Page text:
Dear Editor,

Did Donald Ramotar really find amusing the WikiLeaks cables with their references to murder, phantom squads, anti-government criminal gangs, possible plots to assassinate prominent citizens and a US ambassador, the rise of warlord zones like Buxton terrorizing people, the murder of a government minister, PPP government officials compromised by drug cartels, the possibility of a narco-state developing and the appointment of a Commissioner of Police who the Americans alleged benefited from the profits of the drug trade, the Head of the Presidential Secretariat allegedly proposing sanctions other than prosecution for drug traffickers and allegations of corruption?

Did Mr Ramotar, who has headed the PPP since 1997 find it mildly amusing that the people of this nation have been pawns to the incompetence of a PPP government that has done nothing to protect them against crime? Do PPP supporters who rank crime as their highest priority find it mildly amusing that the PPP they religiously mark that X for has done absolutely nothing to protect this nation?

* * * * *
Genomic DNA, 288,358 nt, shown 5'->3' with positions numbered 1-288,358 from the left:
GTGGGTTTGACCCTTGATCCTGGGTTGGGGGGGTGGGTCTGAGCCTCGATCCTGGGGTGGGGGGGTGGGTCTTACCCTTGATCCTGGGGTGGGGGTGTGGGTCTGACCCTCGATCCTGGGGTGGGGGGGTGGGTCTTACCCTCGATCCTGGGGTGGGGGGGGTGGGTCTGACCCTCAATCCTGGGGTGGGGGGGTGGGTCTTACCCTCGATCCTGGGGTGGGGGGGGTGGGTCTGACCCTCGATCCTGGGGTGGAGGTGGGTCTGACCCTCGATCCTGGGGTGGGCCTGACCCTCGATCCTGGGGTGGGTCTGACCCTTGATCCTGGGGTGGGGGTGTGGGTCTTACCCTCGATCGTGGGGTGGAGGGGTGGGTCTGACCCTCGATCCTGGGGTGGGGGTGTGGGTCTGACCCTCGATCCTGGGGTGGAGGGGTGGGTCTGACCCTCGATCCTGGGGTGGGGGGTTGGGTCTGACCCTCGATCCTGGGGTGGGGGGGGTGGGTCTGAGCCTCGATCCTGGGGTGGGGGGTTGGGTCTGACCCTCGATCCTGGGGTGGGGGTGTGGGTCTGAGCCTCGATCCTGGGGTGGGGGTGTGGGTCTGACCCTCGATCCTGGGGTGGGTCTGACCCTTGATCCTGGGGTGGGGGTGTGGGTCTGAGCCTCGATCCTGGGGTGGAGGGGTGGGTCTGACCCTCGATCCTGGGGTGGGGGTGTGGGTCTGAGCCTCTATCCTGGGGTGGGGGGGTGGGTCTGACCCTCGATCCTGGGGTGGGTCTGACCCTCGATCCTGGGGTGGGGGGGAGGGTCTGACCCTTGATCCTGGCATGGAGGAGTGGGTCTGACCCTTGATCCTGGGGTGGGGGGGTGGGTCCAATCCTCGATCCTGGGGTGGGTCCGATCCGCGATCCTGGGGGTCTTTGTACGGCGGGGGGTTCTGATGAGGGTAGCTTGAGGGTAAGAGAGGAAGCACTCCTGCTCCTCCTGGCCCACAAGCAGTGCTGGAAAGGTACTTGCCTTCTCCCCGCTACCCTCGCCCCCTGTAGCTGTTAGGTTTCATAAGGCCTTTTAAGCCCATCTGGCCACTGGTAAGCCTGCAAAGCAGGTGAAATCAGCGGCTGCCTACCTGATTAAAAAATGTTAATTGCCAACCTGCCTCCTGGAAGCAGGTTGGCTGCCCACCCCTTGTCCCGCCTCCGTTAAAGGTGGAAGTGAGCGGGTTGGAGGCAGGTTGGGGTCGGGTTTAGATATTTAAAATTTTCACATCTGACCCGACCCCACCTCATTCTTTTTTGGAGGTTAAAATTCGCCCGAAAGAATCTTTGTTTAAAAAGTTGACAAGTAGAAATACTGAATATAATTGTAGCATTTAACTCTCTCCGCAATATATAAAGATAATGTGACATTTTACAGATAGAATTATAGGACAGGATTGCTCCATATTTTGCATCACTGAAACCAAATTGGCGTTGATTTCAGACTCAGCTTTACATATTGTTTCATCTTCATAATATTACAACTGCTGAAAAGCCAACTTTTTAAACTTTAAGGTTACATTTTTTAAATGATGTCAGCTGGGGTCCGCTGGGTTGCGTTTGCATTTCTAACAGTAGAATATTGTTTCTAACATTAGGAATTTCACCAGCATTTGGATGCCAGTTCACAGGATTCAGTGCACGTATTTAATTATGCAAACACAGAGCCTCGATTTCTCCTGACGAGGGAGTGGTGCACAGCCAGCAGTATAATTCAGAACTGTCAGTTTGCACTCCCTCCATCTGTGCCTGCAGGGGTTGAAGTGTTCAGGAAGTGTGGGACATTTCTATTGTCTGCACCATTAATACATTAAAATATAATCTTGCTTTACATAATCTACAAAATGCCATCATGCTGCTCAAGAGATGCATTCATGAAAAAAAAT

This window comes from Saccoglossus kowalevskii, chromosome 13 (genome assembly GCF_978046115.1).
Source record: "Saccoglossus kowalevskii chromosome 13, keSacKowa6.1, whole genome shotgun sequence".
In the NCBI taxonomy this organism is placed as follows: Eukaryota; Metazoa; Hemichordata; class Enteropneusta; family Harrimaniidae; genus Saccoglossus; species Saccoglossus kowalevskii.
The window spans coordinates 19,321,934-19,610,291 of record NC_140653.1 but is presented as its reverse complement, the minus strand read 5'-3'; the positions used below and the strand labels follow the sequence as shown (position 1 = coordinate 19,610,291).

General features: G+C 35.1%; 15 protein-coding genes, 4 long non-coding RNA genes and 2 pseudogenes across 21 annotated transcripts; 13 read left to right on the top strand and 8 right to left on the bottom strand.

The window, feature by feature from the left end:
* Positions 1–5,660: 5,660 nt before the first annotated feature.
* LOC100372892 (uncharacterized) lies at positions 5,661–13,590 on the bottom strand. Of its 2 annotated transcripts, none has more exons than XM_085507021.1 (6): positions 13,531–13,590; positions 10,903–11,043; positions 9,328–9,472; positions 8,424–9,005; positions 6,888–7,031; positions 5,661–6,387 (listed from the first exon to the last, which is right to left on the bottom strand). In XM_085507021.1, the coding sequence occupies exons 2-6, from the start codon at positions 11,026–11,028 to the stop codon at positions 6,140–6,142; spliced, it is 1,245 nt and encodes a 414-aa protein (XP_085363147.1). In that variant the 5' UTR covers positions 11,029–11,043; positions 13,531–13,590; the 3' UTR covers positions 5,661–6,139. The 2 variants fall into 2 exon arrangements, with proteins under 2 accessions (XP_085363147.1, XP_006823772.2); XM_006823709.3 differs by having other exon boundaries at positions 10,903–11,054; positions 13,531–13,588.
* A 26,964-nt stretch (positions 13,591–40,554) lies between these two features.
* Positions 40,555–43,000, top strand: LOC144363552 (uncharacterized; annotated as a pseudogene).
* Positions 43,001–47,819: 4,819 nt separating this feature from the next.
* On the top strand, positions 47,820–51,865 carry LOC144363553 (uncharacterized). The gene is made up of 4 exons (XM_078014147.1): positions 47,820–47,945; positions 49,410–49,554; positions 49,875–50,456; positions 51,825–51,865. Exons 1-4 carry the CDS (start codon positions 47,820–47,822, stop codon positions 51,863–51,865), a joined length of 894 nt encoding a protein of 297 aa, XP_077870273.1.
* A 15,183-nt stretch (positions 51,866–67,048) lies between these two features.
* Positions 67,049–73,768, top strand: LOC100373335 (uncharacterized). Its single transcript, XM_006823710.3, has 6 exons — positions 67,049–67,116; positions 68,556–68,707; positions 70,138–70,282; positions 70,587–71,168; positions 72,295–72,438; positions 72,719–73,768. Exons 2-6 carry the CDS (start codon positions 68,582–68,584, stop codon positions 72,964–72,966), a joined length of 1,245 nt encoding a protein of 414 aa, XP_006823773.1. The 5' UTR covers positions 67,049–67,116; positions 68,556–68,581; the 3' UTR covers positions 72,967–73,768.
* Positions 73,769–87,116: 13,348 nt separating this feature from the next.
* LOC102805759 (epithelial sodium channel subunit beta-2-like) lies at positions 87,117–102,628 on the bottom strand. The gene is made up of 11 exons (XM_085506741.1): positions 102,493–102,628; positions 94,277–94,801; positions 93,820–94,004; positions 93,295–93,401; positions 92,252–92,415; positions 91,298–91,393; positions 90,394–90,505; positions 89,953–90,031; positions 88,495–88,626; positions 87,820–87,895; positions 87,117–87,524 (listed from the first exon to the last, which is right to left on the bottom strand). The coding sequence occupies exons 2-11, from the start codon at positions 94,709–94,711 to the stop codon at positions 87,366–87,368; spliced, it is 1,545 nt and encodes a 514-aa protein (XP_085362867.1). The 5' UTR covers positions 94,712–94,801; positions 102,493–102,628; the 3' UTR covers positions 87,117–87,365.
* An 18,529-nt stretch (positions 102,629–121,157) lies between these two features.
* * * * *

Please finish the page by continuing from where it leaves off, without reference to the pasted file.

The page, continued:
Guyana has emerged from a non-player to a major drug trafficking nation under the PPP and particularly under the watch of President Jagdeo.  Mr Ramotar says he wants Mr Jagdeo as an advisor. It isn’t mildly amusing that a government stands idly by, making half-hearted comedic efforts and refuses foreign help to battle a scourge that has infected this nation?

Mr Ramotar probably finds a joke in everything. But people being killed by drug kingpins, and criminal gangs, and people living in absolute fear is not funny business. For those living in Pradoville, they are protected. They are immune to what the common Guyanese faces who lives a life of fear of crime. They are constantly looking over their shoulder.

The PPP has failed on crime. It has failed miserably on crime. As long as drug cartels remain in business, guns will continue to flow easily into Guyana because guns for drugs is one of the easiest barters in the business. As long as guns continue to enter Guyana, they will be used for wrongdoing. Some people will get guns. They will form gangs. They will start their own criminal enterprises. They will murder, maim and corrupt. As long as poverty and inequality exist, and there is a conducive atmosphere for criminality, crime will rise in Guyana and Guyanese will have to live in fear.

Yours faithfully,
M Maxwell

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